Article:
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What is high-speed machining?

- Aug 08, 2017 -

blob.pngHigh speed machining typically refers to making light milling passes at high spindle speed and feed rate to achieve a high metal removal rate. This practice can be effective for machining intricate core and cavity geometries in mold machining, and for quickly machining large, complex aircraft structural components out of solid blocks of aluminum.


High speed machining is a hot topic. But, is it simply running at maximum feed rates and taking multiple shallow passes? This strategy is often less efficient than taking few passes at slightly greater depths! Achieving the shortest cutting time is related to feed rate, but the relationship is not necessarily ‘fastest feed rates = most efficient.” High-efficiency machining, cutting a part in the least amount of time, is the real goal. The key to achieving high-efficiency machining is to vary the feed rates to achieve the result each cutting condition encountered.


For most steel parts that are quenched to about 32-42 HRC, the current cutting options include:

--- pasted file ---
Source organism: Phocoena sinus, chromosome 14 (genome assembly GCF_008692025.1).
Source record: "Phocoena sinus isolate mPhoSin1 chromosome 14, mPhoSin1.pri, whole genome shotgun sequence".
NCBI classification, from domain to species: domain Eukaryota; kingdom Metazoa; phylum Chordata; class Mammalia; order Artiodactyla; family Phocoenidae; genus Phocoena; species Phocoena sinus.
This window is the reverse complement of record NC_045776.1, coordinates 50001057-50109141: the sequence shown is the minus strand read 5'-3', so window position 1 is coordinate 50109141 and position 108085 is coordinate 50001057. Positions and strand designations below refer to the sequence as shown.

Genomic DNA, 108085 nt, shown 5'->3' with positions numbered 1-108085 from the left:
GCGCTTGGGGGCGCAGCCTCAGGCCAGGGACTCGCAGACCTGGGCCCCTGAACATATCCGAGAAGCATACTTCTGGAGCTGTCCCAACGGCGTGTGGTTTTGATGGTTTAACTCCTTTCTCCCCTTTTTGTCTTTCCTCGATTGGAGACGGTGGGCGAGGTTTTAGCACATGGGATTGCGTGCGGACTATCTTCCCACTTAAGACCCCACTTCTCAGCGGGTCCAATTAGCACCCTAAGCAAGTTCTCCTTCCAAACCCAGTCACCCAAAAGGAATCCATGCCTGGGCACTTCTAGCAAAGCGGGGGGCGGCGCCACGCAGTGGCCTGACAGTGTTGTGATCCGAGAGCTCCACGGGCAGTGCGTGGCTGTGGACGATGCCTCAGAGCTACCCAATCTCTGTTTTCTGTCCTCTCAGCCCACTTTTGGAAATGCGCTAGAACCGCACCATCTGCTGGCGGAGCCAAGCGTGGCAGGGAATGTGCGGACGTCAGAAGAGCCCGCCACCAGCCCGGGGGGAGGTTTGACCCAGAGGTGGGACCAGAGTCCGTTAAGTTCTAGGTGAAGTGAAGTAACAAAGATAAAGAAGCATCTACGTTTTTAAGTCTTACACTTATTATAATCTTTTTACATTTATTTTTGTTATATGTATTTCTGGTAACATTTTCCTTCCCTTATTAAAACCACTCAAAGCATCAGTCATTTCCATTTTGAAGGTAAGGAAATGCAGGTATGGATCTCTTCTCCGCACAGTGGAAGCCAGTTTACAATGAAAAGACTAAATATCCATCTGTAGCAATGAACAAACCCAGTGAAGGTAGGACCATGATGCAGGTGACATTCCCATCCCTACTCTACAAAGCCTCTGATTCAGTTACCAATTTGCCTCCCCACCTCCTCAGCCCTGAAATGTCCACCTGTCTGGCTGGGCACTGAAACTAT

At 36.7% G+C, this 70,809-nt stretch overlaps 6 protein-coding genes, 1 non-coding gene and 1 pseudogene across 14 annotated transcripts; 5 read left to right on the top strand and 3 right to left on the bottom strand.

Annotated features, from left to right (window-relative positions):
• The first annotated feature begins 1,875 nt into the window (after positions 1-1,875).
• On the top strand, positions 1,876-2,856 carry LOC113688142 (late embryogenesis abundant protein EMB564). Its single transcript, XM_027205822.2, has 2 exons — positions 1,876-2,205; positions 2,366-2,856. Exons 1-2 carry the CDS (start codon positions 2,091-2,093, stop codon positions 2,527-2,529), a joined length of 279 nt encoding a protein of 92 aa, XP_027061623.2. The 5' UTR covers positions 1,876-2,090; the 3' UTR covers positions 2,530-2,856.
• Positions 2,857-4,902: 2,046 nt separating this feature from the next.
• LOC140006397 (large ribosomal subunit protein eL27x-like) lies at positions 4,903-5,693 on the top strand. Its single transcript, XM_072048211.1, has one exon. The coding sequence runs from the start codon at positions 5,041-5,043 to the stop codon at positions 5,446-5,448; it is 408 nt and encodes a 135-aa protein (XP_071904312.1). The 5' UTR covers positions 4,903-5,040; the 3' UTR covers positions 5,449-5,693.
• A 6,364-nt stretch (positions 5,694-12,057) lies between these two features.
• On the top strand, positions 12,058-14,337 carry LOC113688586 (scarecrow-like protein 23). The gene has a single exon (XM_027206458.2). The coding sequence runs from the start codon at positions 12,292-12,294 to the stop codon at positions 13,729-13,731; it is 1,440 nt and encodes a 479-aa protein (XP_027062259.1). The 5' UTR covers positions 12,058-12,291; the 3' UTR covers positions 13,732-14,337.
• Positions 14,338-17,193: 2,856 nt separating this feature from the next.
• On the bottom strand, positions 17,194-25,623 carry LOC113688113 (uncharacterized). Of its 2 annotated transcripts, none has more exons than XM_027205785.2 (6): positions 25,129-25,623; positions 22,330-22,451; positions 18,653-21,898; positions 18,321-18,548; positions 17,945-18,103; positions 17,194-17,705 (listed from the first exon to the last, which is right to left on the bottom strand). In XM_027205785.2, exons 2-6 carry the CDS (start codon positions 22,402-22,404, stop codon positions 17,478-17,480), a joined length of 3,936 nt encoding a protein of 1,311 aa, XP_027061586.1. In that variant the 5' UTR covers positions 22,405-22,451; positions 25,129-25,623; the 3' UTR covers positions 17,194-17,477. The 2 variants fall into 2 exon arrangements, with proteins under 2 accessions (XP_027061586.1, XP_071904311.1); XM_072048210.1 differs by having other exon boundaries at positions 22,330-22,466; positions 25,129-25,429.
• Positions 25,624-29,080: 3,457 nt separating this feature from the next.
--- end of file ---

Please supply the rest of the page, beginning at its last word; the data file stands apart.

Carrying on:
• Roughing and semi-finishing of materials under soft (annealed) conditions

• Heat treatment to a final hardness of 63 HRC

• Electrode machining and electrical discharge machining (EDM) for some parts of the mold

• Finishing and super finishing of cylindrical/flat/recessed surfaces with a suitable cemented carbide, cermet, monolithic carbide, mixed ceramic or polycrystalline cubic boron nitride (PCBN) tool

For many parts, the production process involves a combination of these options.


HSM prefers to combine roughing and finishing passes. This is really only possible with higher speed spindles, so if you're trying to get by with a slower spindle, you'll have to split into the more traditional roughing and finishing passes. For the finishing pass, use tooling with as many flutes as possible. Finishing assumes all the inside corners have been roughed out, so there will be plenty of chip clearance available. The more flutes you have, the faster you can feed through the work for a given chipload. Hence, productivity goes up. The only reason to use fewer flutes is to improve chip clearance.


As a CNC Machining Supplier, ByTune can make complicated parts with high speed machining in accord with your drawings and samples.

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